February 02, 2015
Construction Law Alert
Author(s): Matthew A. Richards
A new California Court of Appeal decision raises questions regarding the circumstances under which California public entities may withhold retention on public works projects.
A new California Court of Appeal decision, FTR International, Inc. v. Rio School District  “FTR International”), appears to place new limits on the circumstances under which a California public entity may withhold retention on public works projects under Public Contract Code section 7107(c). FTR International introduces uncertainty into a seemingly well-settled area of California construction law for public entities and public works contractors alike, and raises a host of new questions. The decision also creates a court of appeal split that the California Supreme Court may address sooner rather than later.
Following the completion of construction of a new school for the Rio School District, the general contractor, FTR, sued the District, seeking: (1) additional compensation for proposed change orders (“PCOs”) submitted during construction; and (2) release of retention, along with associated statutory penalties and attorneys’ fees. The District brought a cross-complaint, alleging False Claims Act violations based on FTR’s submission of the PCOs. The District also defended against FTR’s claim for release of retention on the grounds that because it had initially (and properly) withheld funds beyond the 60-day period while stop notices were being resolved, it was privileged to continue doing so while the dispute over PCOs was pending. The trial court granted judgment in favor of FTR and awarded contract damages (including for extra PCO-related work performed by FTR and delay caused by the District), statutory penalties under section 7107, attorneys’ fees and prejudgment interest and costs. The trial court also granted judgment in favor of FTR on the District’s False Claims Act cross-complaint. The District appealed.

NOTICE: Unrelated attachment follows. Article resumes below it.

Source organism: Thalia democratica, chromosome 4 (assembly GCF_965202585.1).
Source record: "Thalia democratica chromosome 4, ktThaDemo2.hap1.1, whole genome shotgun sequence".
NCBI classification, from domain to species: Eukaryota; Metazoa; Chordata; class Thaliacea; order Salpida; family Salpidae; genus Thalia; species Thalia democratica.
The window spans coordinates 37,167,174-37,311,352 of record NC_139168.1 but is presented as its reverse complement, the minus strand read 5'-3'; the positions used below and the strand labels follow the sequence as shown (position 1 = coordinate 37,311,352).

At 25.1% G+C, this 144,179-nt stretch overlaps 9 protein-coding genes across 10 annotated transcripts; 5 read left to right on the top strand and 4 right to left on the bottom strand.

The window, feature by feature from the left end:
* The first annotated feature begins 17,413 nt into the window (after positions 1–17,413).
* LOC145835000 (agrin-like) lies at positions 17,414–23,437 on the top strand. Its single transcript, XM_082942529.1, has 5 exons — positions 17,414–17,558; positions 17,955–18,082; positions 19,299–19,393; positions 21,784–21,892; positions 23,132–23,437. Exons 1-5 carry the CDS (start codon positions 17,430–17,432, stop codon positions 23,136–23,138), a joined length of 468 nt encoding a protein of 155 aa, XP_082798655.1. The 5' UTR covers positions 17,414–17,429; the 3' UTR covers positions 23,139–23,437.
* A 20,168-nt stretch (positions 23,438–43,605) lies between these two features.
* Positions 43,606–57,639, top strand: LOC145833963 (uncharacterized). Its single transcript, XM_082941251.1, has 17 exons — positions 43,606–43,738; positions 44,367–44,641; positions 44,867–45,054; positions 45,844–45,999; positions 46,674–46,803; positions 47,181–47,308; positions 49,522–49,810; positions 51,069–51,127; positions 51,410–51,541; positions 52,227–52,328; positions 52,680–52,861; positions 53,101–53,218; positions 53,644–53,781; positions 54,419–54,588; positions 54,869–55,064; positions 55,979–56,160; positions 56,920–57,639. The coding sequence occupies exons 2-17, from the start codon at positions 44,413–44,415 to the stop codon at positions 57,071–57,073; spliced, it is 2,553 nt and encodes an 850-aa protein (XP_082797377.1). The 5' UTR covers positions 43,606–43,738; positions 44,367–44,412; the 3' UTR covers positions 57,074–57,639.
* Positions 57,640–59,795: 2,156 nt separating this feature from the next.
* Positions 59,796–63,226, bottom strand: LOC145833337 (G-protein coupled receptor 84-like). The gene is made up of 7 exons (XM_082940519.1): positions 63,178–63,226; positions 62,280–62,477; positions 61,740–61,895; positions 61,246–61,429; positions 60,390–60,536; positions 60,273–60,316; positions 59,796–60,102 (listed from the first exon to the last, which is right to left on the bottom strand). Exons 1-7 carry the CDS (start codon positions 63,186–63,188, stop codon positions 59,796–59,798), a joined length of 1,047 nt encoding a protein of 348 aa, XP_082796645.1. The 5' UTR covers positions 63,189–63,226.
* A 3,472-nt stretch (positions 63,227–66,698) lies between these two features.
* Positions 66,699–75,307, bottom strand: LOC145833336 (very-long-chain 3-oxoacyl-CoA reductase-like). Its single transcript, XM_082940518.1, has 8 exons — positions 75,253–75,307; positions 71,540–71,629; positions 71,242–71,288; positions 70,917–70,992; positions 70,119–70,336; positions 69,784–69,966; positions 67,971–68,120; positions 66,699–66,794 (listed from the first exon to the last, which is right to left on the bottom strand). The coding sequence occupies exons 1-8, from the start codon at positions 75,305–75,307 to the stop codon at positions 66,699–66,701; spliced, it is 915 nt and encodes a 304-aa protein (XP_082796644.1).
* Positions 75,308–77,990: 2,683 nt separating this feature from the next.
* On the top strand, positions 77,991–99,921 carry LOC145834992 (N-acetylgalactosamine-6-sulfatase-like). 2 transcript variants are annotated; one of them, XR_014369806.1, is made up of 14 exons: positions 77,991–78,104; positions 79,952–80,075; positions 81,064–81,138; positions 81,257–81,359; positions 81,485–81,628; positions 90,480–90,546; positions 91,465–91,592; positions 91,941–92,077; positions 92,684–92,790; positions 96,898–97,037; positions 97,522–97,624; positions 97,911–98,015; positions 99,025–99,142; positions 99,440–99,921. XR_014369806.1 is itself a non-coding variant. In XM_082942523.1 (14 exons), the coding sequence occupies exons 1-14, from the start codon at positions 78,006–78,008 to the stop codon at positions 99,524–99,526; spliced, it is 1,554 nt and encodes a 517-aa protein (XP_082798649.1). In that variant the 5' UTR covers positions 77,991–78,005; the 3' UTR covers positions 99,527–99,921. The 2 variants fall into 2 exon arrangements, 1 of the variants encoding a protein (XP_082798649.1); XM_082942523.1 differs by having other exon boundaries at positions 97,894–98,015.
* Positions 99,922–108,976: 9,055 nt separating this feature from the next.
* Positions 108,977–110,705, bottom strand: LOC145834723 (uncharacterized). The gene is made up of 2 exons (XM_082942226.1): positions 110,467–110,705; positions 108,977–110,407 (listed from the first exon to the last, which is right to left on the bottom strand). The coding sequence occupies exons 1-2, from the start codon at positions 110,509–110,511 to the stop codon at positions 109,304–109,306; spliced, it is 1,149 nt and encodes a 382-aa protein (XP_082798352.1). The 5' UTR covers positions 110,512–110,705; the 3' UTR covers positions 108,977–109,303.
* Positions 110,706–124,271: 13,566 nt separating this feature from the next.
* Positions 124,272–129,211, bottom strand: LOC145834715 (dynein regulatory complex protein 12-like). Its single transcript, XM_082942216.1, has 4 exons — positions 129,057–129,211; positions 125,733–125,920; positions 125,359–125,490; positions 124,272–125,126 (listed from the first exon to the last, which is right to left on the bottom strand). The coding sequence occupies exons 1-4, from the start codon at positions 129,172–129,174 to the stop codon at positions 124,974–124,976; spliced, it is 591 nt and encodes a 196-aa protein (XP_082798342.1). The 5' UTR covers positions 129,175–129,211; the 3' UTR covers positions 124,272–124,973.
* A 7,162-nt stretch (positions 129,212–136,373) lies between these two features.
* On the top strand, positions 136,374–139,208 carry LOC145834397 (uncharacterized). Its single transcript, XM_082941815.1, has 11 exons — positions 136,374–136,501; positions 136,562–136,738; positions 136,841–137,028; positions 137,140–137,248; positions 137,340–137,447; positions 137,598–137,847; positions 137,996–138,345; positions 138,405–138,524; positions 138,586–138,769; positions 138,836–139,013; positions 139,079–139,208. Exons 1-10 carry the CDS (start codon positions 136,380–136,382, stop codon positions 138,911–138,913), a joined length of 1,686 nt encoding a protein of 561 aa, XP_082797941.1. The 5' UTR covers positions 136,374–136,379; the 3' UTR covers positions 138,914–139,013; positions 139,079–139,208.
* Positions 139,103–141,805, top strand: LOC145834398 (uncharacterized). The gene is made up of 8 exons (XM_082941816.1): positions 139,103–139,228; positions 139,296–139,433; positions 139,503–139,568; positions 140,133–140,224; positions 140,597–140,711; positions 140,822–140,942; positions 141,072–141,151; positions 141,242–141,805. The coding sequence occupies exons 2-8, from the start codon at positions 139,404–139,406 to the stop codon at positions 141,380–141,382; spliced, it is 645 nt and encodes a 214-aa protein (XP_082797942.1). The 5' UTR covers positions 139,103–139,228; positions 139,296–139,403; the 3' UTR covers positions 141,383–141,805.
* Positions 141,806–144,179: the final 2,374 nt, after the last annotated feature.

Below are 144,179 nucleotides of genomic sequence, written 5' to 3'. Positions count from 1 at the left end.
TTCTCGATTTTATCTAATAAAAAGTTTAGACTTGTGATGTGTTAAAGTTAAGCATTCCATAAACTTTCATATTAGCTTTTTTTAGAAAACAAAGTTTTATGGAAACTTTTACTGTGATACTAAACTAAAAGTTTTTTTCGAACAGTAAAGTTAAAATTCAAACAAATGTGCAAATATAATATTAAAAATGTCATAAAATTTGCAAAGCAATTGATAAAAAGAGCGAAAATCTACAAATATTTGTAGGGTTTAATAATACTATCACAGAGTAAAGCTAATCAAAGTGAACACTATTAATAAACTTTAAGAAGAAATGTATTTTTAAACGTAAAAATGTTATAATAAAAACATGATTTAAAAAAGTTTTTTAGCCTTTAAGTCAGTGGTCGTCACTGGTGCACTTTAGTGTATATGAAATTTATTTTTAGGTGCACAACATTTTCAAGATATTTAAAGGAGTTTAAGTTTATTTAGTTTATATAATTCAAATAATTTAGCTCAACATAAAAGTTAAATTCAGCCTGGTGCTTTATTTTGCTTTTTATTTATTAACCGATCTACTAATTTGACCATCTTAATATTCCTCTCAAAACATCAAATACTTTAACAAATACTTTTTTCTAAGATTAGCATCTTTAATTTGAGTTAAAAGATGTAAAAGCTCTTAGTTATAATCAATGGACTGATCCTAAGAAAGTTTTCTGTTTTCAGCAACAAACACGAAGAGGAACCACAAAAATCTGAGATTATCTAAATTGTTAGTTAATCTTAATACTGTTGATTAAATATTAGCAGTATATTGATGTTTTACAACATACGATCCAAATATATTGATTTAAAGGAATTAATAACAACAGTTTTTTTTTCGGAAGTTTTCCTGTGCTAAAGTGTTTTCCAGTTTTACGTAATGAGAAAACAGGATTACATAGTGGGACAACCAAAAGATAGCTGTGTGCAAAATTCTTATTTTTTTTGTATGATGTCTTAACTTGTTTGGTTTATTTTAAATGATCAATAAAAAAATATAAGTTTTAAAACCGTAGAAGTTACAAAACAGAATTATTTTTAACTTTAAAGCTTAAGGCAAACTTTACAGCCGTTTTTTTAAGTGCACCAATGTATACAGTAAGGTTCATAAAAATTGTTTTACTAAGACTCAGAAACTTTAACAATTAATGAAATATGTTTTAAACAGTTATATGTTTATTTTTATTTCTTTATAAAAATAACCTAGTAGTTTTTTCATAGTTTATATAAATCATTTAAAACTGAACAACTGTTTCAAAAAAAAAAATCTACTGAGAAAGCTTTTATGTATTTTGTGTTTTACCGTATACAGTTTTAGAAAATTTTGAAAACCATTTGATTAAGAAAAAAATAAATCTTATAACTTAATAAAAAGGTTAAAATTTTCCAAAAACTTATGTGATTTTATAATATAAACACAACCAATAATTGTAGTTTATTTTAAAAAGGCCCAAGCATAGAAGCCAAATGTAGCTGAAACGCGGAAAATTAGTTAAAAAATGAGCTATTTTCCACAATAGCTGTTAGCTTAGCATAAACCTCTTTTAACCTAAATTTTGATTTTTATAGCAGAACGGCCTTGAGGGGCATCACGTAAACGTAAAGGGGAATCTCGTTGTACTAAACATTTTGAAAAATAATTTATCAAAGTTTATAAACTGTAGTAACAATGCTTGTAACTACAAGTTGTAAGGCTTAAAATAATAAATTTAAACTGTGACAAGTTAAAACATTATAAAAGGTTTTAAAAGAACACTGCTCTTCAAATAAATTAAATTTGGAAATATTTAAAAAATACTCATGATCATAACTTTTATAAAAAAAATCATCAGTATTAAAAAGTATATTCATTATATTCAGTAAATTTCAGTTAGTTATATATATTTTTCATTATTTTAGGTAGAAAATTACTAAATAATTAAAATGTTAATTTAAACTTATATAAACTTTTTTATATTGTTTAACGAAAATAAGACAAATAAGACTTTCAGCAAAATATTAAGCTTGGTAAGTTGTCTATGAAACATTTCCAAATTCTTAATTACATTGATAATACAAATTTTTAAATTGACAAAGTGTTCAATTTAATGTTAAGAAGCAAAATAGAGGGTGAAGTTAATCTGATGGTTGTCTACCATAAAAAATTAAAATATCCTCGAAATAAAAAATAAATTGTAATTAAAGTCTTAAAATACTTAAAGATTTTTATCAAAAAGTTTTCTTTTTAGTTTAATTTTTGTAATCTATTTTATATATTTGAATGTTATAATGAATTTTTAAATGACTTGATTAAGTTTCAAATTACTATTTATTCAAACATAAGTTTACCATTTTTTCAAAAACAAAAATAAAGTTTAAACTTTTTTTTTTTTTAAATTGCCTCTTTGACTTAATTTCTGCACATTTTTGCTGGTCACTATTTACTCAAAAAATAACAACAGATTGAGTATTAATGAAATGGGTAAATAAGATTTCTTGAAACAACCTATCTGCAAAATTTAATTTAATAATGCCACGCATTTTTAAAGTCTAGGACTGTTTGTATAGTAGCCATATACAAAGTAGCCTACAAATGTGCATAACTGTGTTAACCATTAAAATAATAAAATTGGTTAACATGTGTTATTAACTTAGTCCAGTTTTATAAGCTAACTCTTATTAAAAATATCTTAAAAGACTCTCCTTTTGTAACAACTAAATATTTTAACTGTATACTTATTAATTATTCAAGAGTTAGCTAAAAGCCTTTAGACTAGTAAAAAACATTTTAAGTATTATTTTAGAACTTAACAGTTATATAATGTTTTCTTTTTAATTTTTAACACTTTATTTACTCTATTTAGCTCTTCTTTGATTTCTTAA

On appeal, the Second Appellate District panel upheld the award of penalties under section 7107 for the District’s improper withholding of retention due to FTR.  In doing so, the panel made the following key holdings:
FTR International is the first published case to directly construe the duties of public entities to release retention to general contractors under section 7107(c). In doing so, FTR International expressly rejects Martin Brothers Construction, Inc. v. Thompson Pacific Construction, Inc. and appears to narrow the Martin Brothers holding that any “bona fide dispute” between the parties on a public works project justifies the continued withholding of retention.
Martin Brothers, decided in 2009, dealt with the duties of public works general contractors to release retention to their subcontractors under section 7107(e), which had been presumed to apply equally to the relationship between public entities and general contractors under section 7107(c). In Martin Brothers, the Third Appellate District held that a “bona fide dispute” is any good faith “controversy, debate or quarrel” regardless of the subject matter of the dispute, concluding that the “subject is immaterial to its nature as a dispute.”  Subsequent courts similarly held that a good faith dispute exists so long as there is a legally tenable basis for the dispute. 
FTR International clearly rejects Martin Brothers and its progeny. The FTR International court twice  expressly states that its primary holding—“a dispute over the contract price [i.e., a change order dispute] does not entitle a public entity to withhold funds due to a contractor”—is at odds with Martin Brothers, a decision authored by current California Chief Justice Tani Cantil-Sakauye.
Given the uncertainty that FTR International has introduced into what had been an apparently settled area of California construction law and the Chief Justice’s authorship of the contrary case authority, it may be that the California Supreme Court will choose to address and resolve the conflict between FTR International and Martin Brothers sooner rather than later. If and when the high court does so, the Chief Justice’s role in deciding Martin Brothers may portend the early demise of FTR International.
FTR International seems to raise more questions than it resolves, among them:
For California public entities and public works contractors, the answers cannot come soon enough.
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